The "subscription shares" or whatever your broker calls them, therefore have some inherent option value because you can use them to definitely get some new shares if you want them for 159p each. Whereas if Joe Bloggs down the road wants some too, he can merely put in an offer for £1000+ worth and see what he gets allocated, which might be a small fraction of his application, so he might apply for more than he wants, but then if it isn't oversubscribed and the price falls he will be stuck with more than he actually wants.
    • george4064
    • By george4064 28th Feb 17, 7:01 PM
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    george4064
    • #4
    • 28th Feb 17, 7:01 PM
    • #4
    • 28th Feb 17, 7:01 PM
    From the shareholder's point of view, this is how I have always thought subscription shares work.

    - You will receive 1 subscription share for each 22 ordinary shares you hold.
    - Each sub share can be exercised at a cost of £1.59 to give you 1 ordinary share. (Therefore subscription share will have an approx value of Ord share price - £1.59)

    You have 3 options with your subscription shares:

    1. Do nothing, the sub shares will lapse and you will get nothing. (I am not 100% sure on this)
    2. Sell the sub shares. (approx value above)
    3. Exercise the sub shares at £1.59 each and in return receive Ord.

    When I worked in stockbroking I remember a phrase along the lines of 'Dovetailing', this is where you sell enough of your subscription shares to exercise your remaining subscription shares so you don't need to cough up any new cash.. Someone might correct me on the name of this though!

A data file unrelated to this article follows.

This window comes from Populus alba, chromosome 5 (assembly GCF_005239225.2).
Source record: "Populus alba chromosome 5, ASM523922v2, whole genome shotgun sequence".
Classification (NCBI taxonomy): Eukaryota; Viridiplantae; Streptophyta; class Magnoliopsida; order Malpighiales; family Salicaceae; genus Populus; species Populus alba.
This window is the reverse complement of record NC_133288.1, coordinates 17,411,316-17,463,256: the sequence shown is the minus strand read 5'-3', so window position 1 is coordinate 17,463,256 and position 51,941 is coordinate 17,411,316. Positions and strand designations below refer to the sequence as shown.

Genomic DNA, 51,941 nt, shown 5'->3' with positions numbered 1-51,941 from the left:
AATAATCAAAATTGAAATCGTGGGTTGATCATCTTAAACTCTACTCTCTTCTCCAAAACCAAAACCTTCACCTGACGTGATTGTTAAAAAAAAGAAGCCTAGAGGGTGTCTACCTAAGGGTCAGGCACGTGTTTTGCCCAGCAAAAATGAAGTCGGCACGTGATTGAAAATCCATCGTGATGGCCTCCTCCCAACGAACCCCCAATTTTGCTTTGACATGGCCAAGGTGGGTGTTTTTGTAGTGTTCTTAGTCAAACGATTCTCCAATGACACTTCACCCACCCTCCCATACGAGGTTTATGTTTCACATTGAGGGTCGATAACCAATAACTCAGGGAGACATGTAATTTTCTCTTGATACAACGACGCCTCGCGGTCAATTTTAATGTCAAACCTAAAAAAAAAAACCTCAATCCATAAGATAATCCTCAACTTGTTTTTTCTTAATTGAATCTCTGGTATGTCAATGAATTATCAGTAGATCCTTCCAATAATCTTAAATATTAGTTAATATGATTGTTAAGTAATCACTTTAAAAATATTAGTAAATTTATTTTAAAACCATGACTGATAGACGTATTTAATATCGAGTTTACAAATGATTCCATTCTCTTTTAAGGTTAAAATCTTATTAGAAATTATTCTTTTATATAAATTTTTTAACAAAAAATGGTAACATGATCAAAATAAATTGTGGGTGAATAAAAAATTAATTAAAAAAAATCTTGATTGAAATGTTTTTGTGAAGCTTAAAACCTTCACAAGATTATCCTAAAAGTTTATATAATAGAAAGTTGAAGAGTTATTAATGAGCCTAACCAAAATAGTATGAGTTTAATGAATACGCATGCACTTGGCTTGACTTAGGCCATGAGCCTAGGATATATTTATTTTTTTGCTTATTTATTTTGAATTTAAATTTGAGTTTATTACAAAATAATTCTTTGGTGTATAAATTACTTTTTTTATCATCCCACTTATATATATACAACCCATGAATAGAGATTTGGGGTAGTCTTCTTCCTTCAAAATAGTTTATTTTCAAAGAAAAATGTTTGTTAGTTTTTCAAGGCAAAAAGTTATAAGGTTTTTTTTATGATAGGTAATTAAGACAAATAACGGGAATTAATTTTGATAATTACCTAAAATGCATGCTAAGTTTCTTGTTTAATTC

"If you arenít willing to own a stock for ten years, donít even think about owning it for ten minutesĒ Warren Buffett

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    • JohnRo
    • By JohnRo 28th Feb 17, 7:14 PM
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    JohnRo
    • #5
    • 28th Feb 17, 7:14 PM
    • #5
    • 28th Feb 17, 7:14 PM
    I've chosen option two (as per OP), thanks all.
    'We don't need to be smarter than the rest; we need to be more disciplined than the rest.' - WB
    • takesyourchances
    • By takesyourchances 6th Mar 18, 10:42 AM
    • 620 Posts
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    takesyourchances
    • #6
    • 6th Mar 18, 10:42 AM
    • #6
    • 6th Mar 18, 10:42 AM
    I've been looking to add this IT for a while for a long term hold. Any thoughts on buying into this now with the recent drop and premium down?
    • ColdIron
    • By ColdIron 6th Mar 18, 1:37 PM
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    ColdIron
    • #7
    • 6th Mar 18, 1:37 PM
    • #7
    • 6th Mar 18, 1:37 PM
    I have this in one of my income funds, and suffered the drops, but the absolute share price is not a great concern to me as long as the dividend continues. It went ex-div on 01/03/18 with the dividend unchanged from the 1.96p of the last 2 quarters. Going forward there are some headwinds, e.g. the Carillion mess and Stella Creasy's threat to impose a windfall tax on it. I am less concerned with Labour's threat to take some of the PFI back in house as I feel they will have many higher headline priorities but who knows. If you want income from a different asset class it might be worth a look, it hasn't traded at a discount for nearly a decade,
    • le loup
    • By le loup 6th Mar 18, 1:37 PM
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    le loup
    • #8
    • 6th Mar 18, 1:37 PM
    • #8
    • 6th Mar 18, 1:37 PM
    Infrastructure ITs are a bit of a quandary.
    What you are buying is a right to an income for a fixed period, meanwhile the capital value is reducing to zero.